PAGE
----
Father shot him a look of exasperation. “Perhaps it is no more than the idealism of youth. We shall see.”
We discussed our strategy as if preparing for a battle and then my mother rose from her chair. “Well, we had better be about our business. We will entertain him as we would Henry himself. We will not mention Henry or Margaret. You will conduct yourselves like ladies and gentlemen and loyal subjects.” Mother spoke with a pointed look at Mary and then at Anthony.
Far from having a fit, as Anne had said, my mother organised the household with her usual brisk efficiency. Up with the dawn to do the shopping herself rather than leave it to an underling, she determined that nothing should go wrong on this important occasion. She had always moved in the very highest circles and was not at all intimidated by the prospect of entertaining a King under her roof.
In anticipation of his visit, the gold plate went into hiding; the hangings were taken down, my mother’s and my jewels, everything from bedcoverings to breviaries, any item that hinted at wealth was ruthlessly swept up and thrust into a storeroom. My sisters, reduced to shrieking giddiness at the prospect of meeting this reputedly handsome King, were crushed when forbidden to dress in their best but rather in everyday clothes, so be it they were clean and tidy. Mary was inconsolable because she had one of the new style truncated hennins and was unable to wear it.
In the midst of all this, a lordly young man wearing the royal colours of blue and murrey rode into the courtyard to give my parents some indication of what they might expect and what was expected in return. He sauntered around the house, inspected the kitchen, pantry, buttery, and brewhouse, and discussed the preparations with my mother and the cook, not failing to add his own suggestions: ‘And don’t stint. His Highness has a healthy appetite.’ The poor display of pewter in the hall cupboard produced in him a look of pained dismay.
“Have you no gold plate?” he enquired loftily.
My father spread his hands. “As you see, we are a poor family.”
At which point the lordly young man rattled off without apparent thought all the lands and manors my mother still owned and then suggested that since we had no gold plate of our own, perhaps we could borrow some from a neighbour. His Highness would expect nothing less. Somewhat red about the ears, my father agreed that might be possible.
The imminent arrival of the King threw the house into an uproar. My sisters’ voices were shrill with excitement and my brothers shouted to one another from various chambers. There were slaps and tears in the kitchen. Only Anthony was not caught up in the pandemonium. He sat in the garden reading out loud, an island of calm, his wife curled at his feet listening.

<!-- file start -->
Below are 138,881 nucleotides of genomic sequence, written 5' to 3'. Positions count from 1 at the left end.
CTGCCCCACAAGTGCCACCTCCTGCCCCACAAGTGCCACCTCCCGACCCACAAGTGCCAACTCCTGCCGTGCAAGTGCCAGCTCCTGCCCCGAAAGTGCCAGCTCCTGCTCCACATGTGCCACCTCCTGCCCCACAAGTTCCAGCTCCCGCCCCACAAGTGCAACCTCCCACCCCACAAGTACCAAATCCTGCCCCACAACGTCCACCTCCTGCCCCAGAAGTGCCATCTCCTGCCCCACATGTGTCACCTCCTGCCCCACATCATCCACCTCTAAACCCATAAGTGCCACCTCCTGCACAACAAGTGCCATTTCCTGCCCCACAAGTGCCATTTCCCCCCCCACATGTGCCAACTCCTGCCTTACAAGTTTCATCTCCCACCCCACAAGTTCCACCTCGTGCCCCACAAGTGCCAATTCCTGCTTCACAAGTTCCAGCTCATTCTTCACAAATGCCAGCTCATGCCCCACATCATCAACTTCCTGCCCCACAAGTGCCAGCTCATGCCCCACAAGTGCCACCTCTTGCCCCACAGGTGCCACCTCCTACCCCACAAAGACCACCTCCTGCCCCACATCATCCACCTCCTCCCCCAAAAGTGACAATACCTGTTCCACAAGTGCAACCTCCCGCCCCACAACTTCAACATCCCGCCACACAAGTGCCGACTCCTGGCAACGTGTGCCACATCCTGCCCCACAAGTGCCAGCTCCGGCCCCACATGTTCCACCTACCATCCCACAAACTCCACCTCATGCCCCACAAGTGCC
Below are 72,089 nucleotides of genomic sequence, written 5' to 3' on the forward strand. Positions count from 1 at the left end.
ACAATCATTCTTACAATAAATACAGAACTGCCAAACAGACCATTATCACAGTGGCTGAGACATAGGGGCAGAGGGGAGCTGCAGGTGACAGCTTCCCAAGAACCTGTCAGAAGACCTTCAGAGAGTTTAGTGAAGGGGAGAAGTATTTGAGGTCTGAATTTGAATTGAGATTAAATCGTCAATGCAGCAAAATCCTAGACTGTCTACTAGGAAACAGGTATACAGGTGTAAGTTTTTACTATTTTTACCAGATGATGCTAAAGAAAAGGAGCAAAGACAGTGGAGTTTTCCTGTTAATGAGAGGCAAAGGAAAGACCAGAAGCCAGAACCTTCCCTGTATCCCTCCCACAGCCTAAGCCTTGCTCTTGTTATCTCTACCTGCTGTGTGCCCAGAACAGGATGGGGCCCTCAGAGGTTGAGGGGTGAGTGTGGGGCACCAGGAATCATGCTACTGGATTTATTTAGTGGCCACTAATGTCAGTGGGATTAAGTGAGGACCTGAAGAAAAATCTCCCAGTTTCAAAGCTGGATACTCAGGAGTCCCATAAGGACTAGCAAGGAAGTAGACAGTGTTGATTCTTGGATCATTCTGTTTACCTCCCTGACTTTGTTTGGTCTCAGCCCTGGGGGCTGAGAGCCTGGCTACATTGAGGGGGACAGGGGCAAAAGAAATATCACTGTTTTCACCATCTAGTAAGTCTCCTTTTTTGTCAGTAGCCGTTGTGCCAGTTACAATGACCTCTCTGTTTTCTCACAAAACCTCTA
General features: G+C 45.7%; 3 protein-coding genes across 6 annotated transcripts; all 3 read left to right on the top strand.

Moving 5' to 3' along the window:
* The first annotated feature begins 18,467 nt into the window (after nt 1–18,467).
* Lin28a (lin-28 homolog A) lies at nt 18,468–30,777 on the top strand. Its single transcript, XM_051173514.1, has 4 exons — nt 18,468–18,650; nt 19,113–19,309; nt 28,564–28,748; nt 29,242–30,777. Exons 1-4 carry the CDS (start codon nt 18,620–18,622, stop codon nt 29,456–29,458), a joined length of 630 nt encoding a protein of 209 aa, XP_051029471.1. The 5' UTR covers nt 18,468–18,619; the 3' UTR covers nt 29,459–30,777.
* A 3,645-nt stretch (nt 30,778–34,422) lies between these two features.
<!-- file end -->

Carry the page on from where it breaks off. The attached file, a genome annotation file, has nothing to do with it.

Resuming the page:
Added to the noise was my older son who tore around my chamber on a hobbyhorse, making various whooping and neighing sounds. I sat at my dressing table examining my appearance and debated whether I wanted to meet the boy-King. I knew I was beautiful. I say it as a simple fact. Men looked at me with appreciation, often with naked lust. What I had heard of Edward of York did not inspire me to think he would be any different. I was only three months into mourning, which was reason enough to absent myself.
From the village came the sound of cheering, followed by the clump of horses’ hooves and the jingle of harness in the courtyard. My four-year-old son hung out of the window. From below, my mother called, “Hurry up, Bess!” I seized Richard by the collar and hauled him fully into the room. In doing so, I glanced into the courtyard without any particular interest. Among the milling men and horses down below my eye was drawn to him, for he was outrageously tall. At the same moment, possibly because of Thomas’s shrieks, he looked up, and he saw me. I quickly drew back, feeling foolish. Well, that decided it. I would have to go down.
There was no time for me to improve my appearance. My serviceable gown was of plain grey. Barbe and wimple of snowy linen, tokens of my widowhood, framed my heart-shaped face in nun-like severity. That’s what I looked like – a nun! Sister Elizabeth.
By the time I had chivvied my sons along to the nursery they shared with their younger aunts he was in the hall. I descended the stairs slowly, my gaze lowered. Conversation died away to silence. I was aware that they all watched me.
“Lord King,” I murmured and executed a perfect curtsey, one leg steady behind the other as I sank and bent my head gracefully, like a flower on its stalk. My skirt settled around me with a whisper. Rising again with the aid of a courteously extended hand, I straightened and lifted my eyes to look at him.
My father cleared his throat. “Your Highness, permit me to present my eldest daughter, Elizabeth, Lady Grey, widow of ah… Sir John Grey.” The hesitation over the name was because the King would know my husband died in battle against his powerful ally, the Earl of Warwick.
A tingle ran up my arm when he brought my hand to his lips. He couldn’t take his eyes off me, and his eyes said he certainly wasn’t angry that I hadn’t met him at the door with the rest of the family. I had seen that look before and wasn’t surprised. What did surprise me was my instant response to him.